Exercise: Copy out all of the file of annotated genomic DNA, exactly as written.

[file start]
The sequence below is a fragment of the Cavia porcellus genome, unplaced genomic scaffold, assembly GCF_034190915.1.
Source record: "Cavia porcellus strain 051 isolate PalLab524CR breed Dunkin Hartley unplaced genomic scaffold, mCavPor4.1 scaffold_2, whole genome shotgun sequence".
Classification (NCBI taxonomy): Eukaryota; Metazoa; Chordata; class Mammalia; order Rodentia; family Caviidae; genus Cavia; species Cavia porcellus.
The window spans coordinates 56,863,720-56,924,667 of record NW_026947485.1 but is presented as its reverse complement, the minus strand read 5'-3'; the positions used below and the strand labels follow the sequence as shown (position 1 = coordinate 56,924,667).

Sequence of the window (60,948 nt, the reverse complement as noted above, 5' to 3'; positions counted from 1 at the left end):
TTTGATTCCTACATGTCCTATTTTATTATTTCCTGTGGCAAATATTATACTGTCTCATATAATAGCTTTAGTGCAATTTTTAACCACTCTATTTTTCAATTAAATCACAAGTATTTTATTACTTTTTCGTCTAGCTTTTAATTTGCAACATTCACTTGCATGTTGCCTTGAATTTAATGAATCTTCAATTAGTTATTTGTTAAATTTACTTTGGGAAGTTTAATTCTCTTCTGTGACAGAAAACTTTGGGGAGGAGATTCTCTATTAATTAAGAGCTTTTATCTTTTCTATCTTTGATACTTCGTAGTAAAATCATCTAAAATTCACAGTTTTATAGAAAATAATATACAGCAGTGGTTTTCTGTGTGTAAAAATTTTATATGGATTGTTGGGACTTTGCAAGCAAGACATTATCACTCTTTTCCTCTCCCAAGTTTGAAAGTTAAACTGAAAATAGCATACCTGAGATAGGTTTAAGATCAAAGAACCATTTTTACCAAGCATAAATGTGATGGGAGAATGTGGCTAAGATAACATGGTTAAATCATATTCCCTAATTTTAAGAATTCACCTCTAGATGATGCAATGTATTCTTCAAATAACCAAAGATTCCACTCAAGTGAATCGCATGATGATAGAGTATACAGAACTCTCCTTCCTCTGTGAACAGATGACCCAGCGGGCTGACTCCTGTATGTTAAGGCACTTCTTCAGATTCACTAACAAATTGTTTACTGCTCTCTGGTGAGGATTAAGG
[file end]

The sequence below is a fragment of the Cavia porcellus genome, unplaced genomic scaffold, assembly GCF_034190915.1.
Source record: "Cavia porcellus strain 051 isolate PalLab524CR breed Dunkin Hartley unplaced genomic scaffold, mCavPor4.1 scaffold_2, whole genome shotgun sequence".
Classification (NCBI taxonomy): Eukaryota; Metazoa; Chordata; class Mammalia; order Rodentia; family Caviidae; genus Cavia; species Cavia porcellus.
The window spans coordinates 56,863,720-56,924,667 of record NW_026947485.1 but is presented as its reverse complement, the minus strand read 5'-3'; the positions used below and the strand labels follow the sequence as shown (position 1 = coordinate 56,924,667).

Sequence of the window (60,948 nt, the reverse complement as noted above, 5' to 3'; positions counted from 1 at the left end):
TTTGATTCCTACATGTCCTATTTTATTATTTCCTGTGGCAAATATTATACTGTCTCATATAATAGCTTTAGTGCAATTTTTAACCACTCTATTTTTCAATTAAATCACAAGTATTTTATTACTTTTTCGTCTAGCTTTTAATTTGCAACATTCACTTGCATGTTGCCTTGAATTTAATGAATCTTCAATTAGTTATTTGTTAAATTTACTTTGGGAAGTTTAATTCTCTTCTGTGACAGAAAACTTTGGGGAGGAGATTCTCTATTAATTAAGAGCTTTTATCTTTTCTATCTTTGATACTTCGTAGTAAAATCATCTAAAATTCACAGTTTTATAGAAAATAATATACAGCAGTGGTTTTCTGTGTGTAAAAATTTTATATGGATTGTTGGGACTTTGCAAGCAAGACATTATCACTCTTTTCCTCTCCCAAGTTTGAAAGTTAAACTGAAAATAGCATACCTGAGATAGGTTTAAGATCAAAGAACCATTTTTACCAAGCATAAATGTGATGGGAGAATGTGGCTAAGATAACATGGTTAAATCATATTCCCTAATTTTAAGAATTCACCTCTAGATGATGCAATGTATTCTTCAAATAACCAAAGATTCCACTCAAGTGAATCGCATGATGATAGAGTATACAGAACTCTCCTTCCTCTGTGAACAGATGACCCAGCGGGCTGACTCCTGTATGTTAAGGCACTTCTTCAGATTCACTAACAAATTGTTTACTGCTCTCTGGTGAGGATTAAGG